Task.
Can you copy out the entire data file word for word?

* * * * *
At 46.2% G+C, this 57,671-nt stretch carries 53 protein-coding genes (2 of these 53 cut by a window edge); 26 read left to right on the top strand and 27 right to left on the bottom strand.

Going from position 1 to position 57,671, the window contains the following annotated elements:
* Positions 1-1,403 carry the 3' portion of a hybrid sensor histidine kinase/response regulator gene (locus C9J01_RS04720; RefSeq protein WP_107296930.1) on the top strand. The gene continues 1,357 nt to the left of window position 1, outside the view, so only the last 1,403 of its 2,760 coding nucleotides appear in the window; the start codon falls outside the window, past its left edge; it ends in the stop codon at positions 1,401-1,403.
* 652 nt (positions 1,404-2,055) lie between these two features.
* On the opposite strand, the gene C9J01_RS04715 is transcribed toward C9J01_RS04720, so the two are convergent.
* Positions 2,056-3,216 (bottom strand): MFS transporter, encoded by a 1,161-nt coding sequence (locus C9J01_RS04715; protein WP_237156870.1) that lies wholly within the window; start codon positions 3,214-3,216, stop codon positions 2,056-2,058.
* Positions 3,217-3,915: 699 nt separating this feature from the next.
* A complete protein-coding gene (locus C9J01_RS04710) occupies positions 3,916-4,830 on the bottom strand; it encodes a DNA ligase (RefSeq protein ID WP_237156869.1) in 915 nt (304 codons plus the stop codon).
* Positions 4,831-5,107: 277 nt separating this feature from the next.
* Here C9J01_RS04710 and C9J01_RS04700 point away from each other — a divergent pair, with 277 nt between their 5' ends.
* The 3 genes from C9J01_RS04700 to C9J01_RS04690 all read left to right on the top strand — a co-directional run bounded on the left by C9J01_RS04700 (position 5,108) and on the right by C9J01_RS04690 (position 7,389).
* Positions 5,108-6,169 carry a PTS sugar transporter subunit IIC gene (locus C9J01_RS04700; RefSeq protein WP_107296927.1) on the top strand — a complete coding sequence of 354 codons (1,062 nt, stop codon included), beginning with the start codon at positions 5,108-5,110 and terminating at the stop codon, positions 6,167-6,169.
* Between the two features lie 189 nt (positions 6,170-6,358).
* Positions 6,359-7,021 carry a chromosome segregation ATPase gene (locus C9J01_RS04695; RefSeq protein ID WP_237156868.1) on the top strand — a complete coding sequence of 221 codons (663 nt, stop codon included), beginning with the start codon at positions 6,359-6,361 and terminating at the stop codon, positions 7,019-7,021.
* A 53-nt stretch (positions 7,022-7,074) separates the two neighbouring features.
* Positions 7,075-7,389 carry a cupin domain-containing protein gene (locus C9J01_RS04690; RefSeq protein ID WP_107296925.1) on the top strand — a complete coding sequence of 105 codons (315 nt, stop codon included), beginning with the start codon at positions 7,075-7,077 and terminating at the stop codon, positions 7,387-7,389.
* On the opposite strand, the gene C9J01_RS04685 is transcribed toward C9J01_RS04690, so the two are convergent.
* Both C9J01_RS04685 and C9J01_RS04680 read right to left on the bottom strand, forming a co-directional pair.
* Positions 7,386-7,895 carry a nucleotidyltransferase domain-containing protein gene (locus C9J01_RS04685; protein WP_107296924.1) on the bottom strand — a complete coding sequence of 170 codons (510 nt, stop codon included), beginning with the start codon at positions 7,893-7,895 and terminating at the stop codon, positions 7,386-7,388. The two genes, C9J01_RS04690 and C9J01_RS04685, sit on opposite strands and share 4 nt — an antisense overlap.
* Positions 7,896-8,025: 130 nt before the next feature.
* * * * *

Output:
At 46.2% G+C, this 57,671-nt stretch carries 53 protein-coding genes (2 of these 53 cut by a window edge); 26 read left to right on the top strand and 27 right to left on the bottom strand.

Going from position 1 to position 57,671, the window contains the following annotated elements:
* Positions 1-1,403 carry the 3' portion of a hybrid sensor histidine kinase/response regulator gene (locus C9J01_RS04720; RefSeq protein WP_107296930.1) on the top strand. The gene continues 1,357 nt to the left of window position 1, outside the view, so only the last 1,403 of its 2,760 coding nucleotides appear in the window; the start codon falls outside the window, past its left edge; it ends in the stop codon at positions 1,401-1,403.
* 652 nt (positions 1,404-2,055) lie between these two features.
* On the opposite strand, the gene C9J01_RS04715 is transcribed toward C9J01_RS04720, so the two are convergent.
* Positions 2,056-3,216 (bottom strand): MFS transporter, encoded by a 1,161-nt coding sequence (locus C9J01_RS04715; protein WP_237156870.1) that lies wholly within the window; start codon positions 3,214-3,216, stop codon positions 2,056-2,058.
* Positions 3,217-3,915: 699 nt separating this feature from the next.
* A complete protein-coding gene (locus C9J01_RS04710) occupies positions 3,916-4,830 on the bottom strand; it encodes a DNA ligase (RefSeq protein ID WP_237156869.1) in 915 nt (304 codons plus the stop codon).
* Positions 4,831-5,107: 277 nt separating this feature from the next.
* Here C9J01_RS04710 and C9J01_RS04700 point away from each other — a divergent pair, with 277 nt between their 5' ends.
* The 3 genes from C9J01_RS04700 to C9J01_RS04690 all read left to right on the top strand — a co-directional run bounded on the left by C9J01_RS04700 (position 5,108) and on the right by C9J01_RS04690 (position 7,389).
* Positions 5,108-6,169 carry a PTS sugar transporter subunit IIC gene (locus C9J01_RS04700; RefSeq protein WP_107296927.1) on the top strand — a complete coding sequence of 354 codons (1,062 nt, stop codon included), beginning with the start codon at positions 5,108-5,110 and terminating at the stop codon, positions 6,167-6,169.
* Between the two features lie 189 nt (positions 6,170-6,358).
* Positions 6,359-7,021 carry a chromosome segregation ATPase gene (locus C9J01_RS04695; RefSeq protein ID WP_237156868.1) on the top strand — a complete coding sequence of 221 codons (663 nt, stop codon included), beginning with the start codon at positions 6,359-6,361 and terminating at the stop codon, positions 7,019-7,021.
* A 53-nt stretch (positions 7,022-7,074) separates the two neighbouring features.
* Positions 7,075-7,389 carry a cupin domain-containing protein gene (locus C9J01_RS04690; RefSeq protein ID WP_107296925.1) on the top strand — a complete coding sequence of 105 codons (315 nt, stop codon included), beginning with the start codon at positions 7,075-7,077 and terminating at the stop codon, positions 7,387-7,389.
* On the opposite strand, the gene C9J01_RS04685 is transcribed toward C9J01_RS04690, so the two are convergent.
* Both C9J01_RS04685 and C9J01_RS04680 read right to left on the bottom strand, forming a co-directional pair.
* Positions 7,386-7,895 carry a nucleotidyltransferase domain-containing protein gene (locus C9J01_RS04685; protein WP_107296924.1) on the bottom strand — a complete coding sequence of 170 codons (510 nt, stop codon included), beginning with the start codon at positions 7,893-7,895 and terminating at the stop codon, positions 7,386-7,388. The two genes, C9J01_RS04690 and C9J01_RS04685, sit on opposite strands and share 4 nt — an antisense overlap.
* Positions 7,896-8,025: 130 nt before the next feature.